Today, he still wears old, tattered clothes, drives a battered Subaru, and spends his time living in modest homes in Ventura and Jackson, Wyoming.Chouinard has no computer or cell phone.
Founded by Chouinard in 1973, Patagonia has become a company that reflects his own idealistic priorities and those of his wife. The company is famous for being an early adopter of everything from organic his cotton to on-site daycare, deterring consumers from buying their products. advertisement The New York Times on Black Friday said, “Don’t buy this jacket.”
For decades, the company has donated 1% of its sales to mostly grassroots environmental activists. And in recent years, the company has become more politically active, culminating in the Bears suing the Trump administration to protect his Years National Monument.
But Chouinard’s own net worth continued to grow as Patagonia’s sales skyrocketed, creating an uncomfortable conundrum for outsiders who dislike excess wealth.
“I was listed as a millionaire in Forbes magazine and it really pissed me off.,” He said, ‘I don’t have a billion dollars in the bank. I don’t drive a Lexus.’
of Forbes rankingand the ensuing Covid-19 pandemic, helped kick off a process that unfolded over the past two years, ultimately leading to Chouinard letting go of the company.
In mid-2020, Chouinard began telling his closest advisers, including company chief executive Ryan Gellert, that he was open to selling the company if no better alternative could be found.
“One day he said to me, ‘I swear, Ryan, if you guys don’t start working on this, I’m going to get the Fortune billionaire list and tell people We’re going to start recruiting.” Gellert said, ”At that point, we realized he was serious.”
A small group of Patagonia lawyers and executives began working on the possibility, using the codename “Project Chacabuco” to refer to the Chilean fishing grounds.
Over the next few months, the group will sell part or all of the company, make Patagonia an employee-owned cooperative, become a nonprofit, and even use a special purpose acquisition company (SPAC). We considered various options such as
Hilary Desukie, Patagonia’s general counsel, said:
The easiest way to sell the company or go public would have given Chouinard ample financial resources to fund conservation initiatives. That was the strategy pursued by his close friend, Doug Tompkins, founder of clothing companies Esprit and The North Face.
But Chouinard didn’t believe Patagonia, as a publicly traded company, could prioritize things like worker welfare and climate funding.
“I have no respect for the stock market,” he said. “Once listed, he loses control over the company and needs to maximize shareholder returns, irresponsible company he is one.”
They also considered simply leaving the company to Fletcher and Claire. But the kids didn’t want company, so even that option didn’t work.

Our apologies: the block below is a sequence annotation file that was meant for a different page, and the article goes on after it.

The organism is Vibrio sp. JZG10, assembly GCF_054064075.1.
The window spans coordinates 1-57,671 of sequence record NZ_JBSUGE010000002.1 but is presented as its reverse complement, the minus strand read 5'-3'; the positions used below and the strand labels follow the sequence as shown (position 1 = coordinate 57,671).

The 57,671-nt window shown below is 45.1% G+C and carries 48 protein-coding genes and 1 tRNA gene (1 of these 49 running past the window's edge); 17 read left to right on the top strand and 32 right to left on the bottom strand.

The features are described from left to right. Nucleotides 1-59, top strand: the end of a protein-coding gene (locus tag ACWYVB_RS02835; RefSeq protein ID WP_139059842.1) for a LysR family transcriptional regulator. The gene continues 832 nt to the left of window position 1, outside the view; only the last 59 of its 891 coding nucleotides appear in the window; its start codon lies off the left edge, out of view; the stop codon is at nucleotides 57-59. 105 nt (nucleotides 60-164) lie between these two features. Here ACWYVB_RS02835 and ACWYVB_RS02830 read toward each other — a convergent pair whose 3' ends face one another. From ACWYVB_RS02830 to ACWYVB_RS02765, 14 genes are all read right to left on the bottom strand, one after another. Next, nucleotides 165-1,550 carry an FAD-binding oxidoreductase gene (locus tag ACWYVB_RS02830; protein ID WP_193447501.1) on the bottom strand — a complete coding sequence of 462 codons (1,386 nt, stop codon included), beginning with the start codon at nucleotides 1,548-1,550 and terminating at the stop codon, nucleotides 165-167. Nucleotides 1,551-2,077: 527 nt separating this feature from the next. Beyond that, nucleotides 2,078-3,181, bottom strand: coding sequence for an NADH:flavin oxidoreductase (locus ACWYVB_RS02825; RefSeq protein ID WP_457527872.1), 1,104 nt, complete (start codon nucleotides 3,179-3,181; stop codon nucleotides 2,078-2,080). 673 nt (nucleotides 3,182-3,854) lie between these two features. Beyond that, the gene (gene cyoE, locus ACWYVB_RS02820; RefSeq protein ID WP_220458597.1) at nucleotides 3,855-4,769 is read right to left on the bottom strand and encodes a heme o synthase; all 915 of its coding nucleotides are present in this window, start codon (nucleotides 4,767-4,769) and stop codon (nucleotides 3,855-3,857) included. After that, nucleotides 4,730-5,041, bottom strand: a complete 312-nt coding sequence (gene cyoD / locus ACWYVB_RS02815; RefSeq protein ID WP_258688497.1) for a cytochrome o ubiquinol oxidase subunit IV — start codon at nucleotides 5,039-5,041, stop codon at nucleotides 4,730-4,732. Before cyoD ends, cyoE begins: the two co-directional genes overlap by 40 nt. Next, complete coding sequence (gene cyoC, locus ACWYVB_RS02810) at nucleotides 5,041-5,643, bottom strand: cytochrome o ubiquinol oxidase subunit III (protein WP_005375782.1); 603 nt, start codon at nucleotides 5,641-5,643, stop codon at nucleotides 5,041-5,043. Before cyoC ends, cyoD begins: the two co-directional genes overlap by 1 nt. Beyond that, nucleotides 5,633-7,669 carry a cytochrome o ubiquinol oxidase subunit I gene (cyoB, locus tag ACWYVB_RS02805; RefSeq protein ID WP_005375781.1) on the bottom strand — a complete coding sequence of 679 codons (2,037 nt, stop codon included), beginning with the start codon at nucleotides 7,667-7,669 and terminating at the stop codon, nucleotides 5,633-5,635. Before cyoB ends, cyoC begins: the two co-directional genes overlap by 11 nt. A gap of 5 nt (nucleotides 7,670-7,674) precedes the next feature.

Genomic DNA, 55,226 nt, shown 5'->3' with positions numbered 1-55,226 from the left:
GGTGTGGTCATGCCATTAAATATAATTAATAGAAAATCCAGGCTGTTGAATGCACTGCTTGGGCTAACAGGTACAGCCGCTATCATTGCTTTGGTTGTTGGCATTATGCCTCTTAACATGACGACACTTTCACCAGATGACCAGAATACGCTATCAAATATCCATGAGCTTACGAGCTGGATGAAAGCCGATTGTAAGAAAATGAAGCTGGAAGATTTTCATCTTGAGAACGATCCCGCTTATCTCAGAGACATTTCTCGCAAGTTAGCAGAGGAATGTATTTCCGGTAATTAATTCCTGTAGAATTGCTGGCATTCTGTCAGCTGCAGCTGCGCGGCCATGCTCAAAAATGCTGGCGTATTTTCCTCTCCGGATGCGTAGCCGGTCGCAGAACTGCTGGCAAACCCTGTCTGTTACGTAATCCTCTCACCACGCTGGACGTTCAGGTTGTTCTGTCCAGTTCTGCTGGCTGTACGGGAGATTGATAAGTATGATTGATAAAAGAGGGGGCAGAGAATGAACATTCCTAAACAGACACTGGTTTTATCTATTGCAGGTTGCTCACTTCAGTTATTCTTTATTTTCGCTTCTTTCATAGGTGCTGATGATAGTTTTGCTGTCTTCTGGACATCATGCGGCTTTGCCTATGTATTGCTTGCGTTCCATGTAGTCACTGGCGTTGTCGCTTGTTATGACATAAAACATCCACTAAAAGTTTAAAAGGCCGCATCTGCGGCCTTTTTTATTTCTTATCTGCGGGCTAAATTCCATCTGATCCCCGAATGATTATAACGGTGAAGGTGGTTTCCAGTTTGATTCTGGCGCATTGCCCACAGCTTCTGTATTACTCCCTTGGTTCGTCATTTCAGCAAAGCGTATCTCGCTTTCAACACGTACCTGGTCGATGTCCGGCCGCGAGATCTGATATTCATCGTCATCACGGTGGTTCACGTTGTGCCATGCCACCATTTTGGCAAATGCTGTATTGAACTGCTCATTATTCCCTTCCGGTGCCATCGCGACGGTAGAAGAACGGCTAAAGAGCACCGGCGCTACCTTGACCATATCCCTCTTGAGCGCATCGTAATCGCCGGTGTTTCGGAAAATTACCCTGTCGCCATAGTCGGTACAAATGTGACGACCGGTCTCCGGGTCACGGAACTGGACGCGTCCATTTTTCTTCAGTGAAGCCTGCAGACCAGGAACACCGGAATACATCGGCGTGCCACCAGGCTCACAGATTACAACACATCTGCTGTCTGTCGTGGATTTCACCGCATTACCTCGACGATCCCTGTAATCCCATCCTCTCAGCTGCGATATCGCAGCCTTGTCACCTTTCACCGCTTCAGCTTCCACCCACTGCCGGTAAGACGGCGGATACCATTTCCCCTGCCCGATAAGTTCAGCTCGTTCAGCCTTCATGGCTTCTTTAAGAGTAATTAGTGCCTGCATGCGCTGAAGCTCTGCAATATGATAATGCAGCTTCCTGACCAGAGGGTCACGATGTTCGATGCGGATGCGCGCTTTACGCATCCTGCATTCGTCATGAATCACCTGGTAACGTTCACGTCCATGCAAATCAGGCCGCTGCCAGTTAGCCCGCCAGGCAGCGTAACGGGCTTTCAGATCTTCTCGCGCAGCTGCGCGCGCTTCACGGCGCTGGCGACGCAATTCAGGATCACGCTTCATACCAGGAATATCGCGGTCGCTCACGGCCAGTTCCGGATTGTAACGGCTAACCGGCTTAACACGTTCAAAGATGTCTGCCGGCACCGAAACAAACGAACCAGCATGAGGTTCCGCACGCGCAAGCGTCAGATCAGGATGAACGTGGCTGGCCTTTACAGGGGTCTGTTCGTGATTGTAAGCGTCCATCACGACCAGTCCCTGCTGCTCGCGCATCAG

“It was important to them not to be seen as a financial beneficiary,” Gellert said. “They felt very strongly about it. It may sound exaggerated, but they really embody the idea that all billionaires are policy failures.”
Ultimately, the legal team and members of the board came to a solution.
In December, the entire team came together for the first time since the pandemic began at a one-day meeting in the hills of Ventura. Meeting outdoors surrounded by oak trees and avocado orchards, all four Chouinards agreed to move forward with a team of advisors.
“There’s still a lot to figure out, but I’m starting to feel like this might actually work,” Gellert said.
Now that the future of Patagonia’s ownership is clear, the company must deliver on its lofty ambitions to tackle climate change while at the same time running a profitable business.
Some experts warn that without the Chouinard family having a financial stake in Patagonia, the company and affiliates could lose focus. The children will remain on Patagonia’s payroll, and Elder Chouinard will have enough to live comfortably, but the company will no longer distribute profits to the family.
Ted Clark, Executive Director of Northeastern University Family Business Center, said: “Take away all economic incentives, and families essentially have no more interests than longing for the good old days.”
As for how the Holdfast Collective will distribute Patagonia’s profits, Chouinard said the focus will be on nature-based climate solutions, such as protecting wild lands. And as a 501(c)(4), the Holdfast Collective can also build on Patagonia’s history of funding grassroots activists, but can also donate to lobbying and political campaigns.
For the Chouinards, it solves the question of what happens to Patagonia after its founder is gone, and ensures that the company’s profits are used to protect the planet.
Chouinard said: “For us, this was the ideal solution.”